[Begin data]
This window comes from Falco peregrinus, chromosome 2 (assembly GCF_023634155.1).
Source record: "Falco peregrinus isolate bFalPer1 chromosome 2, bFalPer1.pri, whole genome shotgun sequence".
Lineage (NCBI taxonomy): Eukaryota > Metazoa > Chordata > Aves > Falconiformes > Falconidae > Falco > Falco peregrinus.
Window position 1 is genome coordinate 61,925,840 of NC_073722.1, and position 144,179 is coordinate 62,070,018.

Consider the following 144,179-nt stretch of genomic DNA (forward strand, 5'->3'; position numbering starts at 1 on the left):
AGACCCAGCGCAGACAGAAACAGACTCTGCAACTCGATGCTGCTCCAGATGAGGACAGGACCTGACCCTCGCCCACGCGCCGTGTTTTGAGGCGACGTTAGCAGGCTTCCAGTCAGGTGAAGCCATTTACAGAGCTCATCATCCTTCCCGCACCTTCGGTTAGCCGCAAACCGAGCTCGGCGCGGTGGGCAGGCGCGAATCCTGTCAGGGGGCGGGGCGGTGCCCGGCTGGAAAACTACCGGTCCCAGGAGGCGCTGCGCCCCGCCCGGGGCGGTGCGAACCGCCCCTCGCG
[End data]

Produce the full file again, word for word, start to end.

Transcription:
This window comes from Falco peregrinus, chromosome 2 (assembly GCF_023634155.1).
Source record: "Falco peregrinus isolate bFalPer1 chromosome 2, bFalPer1.pri, whole genome shotgun sequence".
Lineage (NCBI taxonomy): Eukaryota > Metazoa > Chordata > Aves > Falconiformes > Falconidae > Falco > Falco peregrinus.
Window position 1 is genome coordinate 61,925,840 of NC_073722.1, and position 144,179 is coordinate 62,070,018.

Consider the following 144,179-nt stretch of genomic DNA (forward strand, 5'->3'; position numbering starts at 1 on the left):
AGACCCAGCGCAGACAGAAACAGACTCTGCAACTCGATGCTGCTCCAGATGAGGACAGGACCTGACCCTCGCCCACGCGCCGTGTTTTGAGGCGACGTTAGCAGGCTTCCAGTCAGGTGAAGCCATTTACAGAGCTCATCATCCTTCCCGCACCTTCGGTTAGCCGCAAACCGAGCTCGGCGCGGTGGGCAGGCGCGAATCCTGTCAGGGGGCGGGGCGGTGCCCGGCTGGAAAACTACCGGTCCCAGGAGGCGCTGCGCCCCGCCCGGGGCGGTGCGAACCGCCCCTCGCG